Nicaragua - Country Commercial Guide
Market Overview
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Nicaragua is the second poorest country in the Western Hemisphere with a 2022 GDP per capita of approximately $2,300.  The United States is Nicaragua’s largest trading partner, the source of roughly one-third of Nicaraguan imports and the destination for approximately two-thirds of Nicaraguan exports.  Nicaragua’s economy continues to suffer from an ongoing political crisis.  The crisis began following President Daniel Ortega and Vice President Rosario Murillo’s violent repression of peaceful demonstrations in April 2018 and deepened in 2021 as the regime jailed political opponents and private sector leaders, shuttered independent civil society organizations, and oversaw a rigged presidential election.  The regime’s authoritarian crackdown has undermined Nicaragua’s democracy, reduced consumer purchasing power, and eroded investor confidence.

Rising inflation exacerbates economic hardship in Nicaragua that (along with the regime’s intensifying repression) drives record Nicaraguan migration to the United States.  Nicaragua faces some of the highest food prices and the most expensive energy costs in Latin America.  In July 2023, the price of Nicaragua’s basket of goods and services – a key measure of inflation’s impact on the general population – rose to a record high of $530 per month, more than double the minimum wage of $210.  Remittances in 2022 from the rising ranks of Nicaraguan migrants in the United States reached $2.5 billion, 44 percent higher than previous year– or 16 percent of Nicaragua’s GDP – preventing thousands of vulnerable families from falling further into poverty.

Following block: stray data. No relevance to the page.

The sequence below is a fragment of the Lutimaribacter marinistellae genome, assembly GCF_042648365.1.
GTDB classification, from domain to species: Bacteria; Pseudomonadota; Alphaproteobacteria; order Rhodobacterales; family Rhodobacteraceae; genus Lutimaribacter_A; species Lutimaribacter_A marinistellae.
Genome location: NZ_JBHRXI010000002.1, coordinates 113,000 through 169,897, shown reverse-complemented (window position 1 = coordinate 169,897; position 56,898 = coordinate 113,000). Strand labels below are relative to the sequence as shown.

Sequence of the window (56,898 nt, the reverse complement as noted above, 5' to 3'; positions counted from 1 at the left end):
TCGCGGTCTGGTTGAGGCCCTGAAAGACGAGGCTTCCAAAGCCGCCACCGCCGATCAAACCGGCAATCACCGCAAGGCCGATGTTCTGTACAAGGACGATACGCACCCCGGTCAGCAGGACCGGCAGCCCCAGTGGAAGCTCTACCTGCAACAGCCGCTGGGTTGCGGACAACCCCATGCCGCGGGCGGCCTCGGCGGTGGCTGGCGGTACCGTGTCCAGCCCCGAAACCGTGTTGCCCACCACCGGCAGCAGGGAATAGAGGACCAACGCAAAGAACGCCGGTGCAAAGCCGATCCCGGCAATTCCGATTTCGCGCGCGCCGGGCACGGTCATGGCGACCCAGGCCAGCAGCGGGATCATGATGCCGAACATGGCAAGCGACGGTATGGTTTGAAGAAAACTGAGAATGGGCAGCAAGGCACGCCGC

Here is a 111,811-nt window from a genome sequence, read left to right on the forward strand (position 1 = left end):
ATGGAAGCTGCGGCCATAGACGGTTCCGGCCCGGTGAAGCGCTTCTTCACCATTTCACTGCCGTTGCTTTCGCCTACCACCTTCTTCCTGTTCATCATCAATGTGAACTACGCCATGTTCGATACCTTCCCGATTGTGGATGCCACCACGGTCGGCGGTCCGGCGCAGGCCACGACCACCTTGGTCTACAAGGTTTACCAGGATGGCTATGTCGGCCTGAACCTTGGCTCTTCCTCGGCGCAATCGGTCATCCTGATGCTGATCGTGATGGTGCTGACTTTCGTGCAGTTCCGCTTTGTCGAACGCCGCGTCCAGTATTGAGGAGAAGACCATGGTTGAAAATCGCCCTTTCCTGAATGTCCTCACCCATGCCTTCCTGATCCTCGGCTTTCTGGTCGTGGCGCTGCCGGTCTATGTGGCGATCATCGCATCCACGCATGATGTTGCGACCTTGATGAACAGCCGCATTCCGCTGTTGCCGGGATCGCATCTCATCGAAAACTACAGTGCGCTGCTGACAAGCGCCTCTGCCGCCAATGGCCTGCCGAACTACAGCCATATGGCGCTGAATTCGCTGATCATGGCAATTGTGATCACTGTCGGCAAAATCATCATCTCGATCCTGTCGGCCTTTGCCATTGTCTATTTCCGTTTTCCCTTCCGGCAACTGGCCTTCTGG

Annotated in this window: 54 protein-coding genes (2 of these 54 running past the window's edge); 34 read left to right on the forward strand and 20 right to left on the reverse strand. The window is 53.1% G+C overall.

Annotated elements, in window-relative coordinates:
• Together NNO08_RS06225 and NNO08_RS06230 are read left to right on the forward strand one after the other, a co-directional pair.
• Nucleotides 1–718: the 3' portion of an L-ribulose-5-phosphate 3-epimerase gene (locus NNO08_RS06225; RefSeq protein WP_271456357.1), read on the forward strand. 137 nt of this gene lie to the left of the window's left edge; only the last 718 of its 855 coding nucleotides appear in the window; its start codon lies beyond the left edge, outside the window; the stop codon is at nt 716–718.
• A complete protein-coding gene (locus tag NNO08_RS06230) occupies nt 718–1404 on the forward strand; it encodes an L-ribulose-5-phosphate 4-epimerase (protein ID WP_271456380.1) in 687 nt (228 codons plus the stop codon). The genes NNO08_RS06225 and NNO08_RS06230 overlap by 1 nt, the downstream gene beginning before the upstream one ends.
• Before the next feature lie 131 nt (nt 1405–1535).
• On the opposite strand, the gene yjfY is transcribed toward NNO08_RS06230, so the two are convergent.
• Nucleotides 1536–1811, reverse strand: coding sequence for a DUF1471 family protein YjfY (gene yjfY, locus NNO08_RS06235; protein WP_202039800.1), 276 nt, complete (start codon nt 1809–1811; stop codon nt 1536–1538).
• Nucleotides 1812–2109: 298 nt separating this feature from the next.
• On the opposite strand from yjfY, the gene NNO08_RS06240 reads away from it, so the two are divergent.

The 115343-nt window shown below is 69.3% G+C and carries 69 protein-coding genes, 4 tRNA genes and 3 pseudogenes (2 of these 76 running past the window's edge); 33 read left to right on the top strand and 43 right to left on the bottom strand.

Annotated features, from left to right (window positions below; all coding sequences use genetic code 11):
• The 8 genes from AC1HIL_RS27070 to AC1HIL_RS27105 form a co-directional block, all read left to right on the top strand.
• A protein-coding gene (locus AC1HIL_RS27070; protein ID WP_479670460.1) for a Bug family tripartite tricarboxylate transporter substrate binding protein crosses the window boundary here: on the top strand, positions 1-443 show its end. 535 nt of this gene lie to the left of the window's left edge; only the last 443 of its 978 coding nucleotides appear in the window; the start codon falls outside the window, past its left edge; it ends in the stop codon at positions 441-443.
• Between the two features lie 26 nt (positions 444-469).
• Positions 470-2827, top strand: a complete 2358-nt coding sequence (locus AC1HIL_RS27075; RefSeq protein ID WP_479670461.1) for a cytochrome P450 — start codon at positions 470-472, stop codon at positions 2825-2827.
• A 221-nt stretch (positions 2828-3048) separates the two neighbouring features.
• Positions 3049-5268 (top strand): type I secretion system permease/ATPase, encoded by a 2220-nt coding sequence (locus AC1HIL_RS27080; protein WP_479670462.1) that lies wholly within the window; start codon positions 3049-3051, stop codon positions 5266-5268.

The Nicaraguan government has since 2019 pursued a fiscal policy designed to generate short-term budget funding instead of long-term growth.  The Nicaraguan government has aggressively increased taxes, even on basic goods.  Measures passed in 2019 taxed previously exempt items in the basket of goods.  An estimated 70 percent of basic household items are now taxed, including many food items. The 30 percent of products that remain exempt now face higher costs because their inputs are taxed. 

In 2022, Nicaragua’s economy grew 3.8 percent, driven by remittances from the Nicaraguan diaspora in the United States, increased consumer spending, exports, and financing from international financial institutions.  Official and independent estimates predict GDP growth will slow to 3 percent in 2023 as a demand for exports weakens amid slowing global demand.  Formal employment recovered slightly in 2022 but has not returned to 2018 pre-crisis levels with some 130,000 fewer formal sector jobs than in 2018. 

The Nicaraguan government’s repression of political opponents and the private sector, and systematic erosion of the rule of law, have created obstacles that make it challenging to do business in Nicaragua. The international community has applied a range of sanctions on individuals and entities linked to human rights abuses and corruption.  For more information on sanctions and sanctioned individuals, see the U.S. Department of Treasury’s summary of Nicaragua-related sanctions and the Global Magnitsky Designations for Nicaragua.  Businesses should exercise extreme caution when dealing with Nicaraguan entities to ensure compliance with applicable sanctions. 

Political Environment

For background information on the political and economic environment of Nicaragua, please visit the U.S. Department of State’s Countries & Areas website for Nicaragua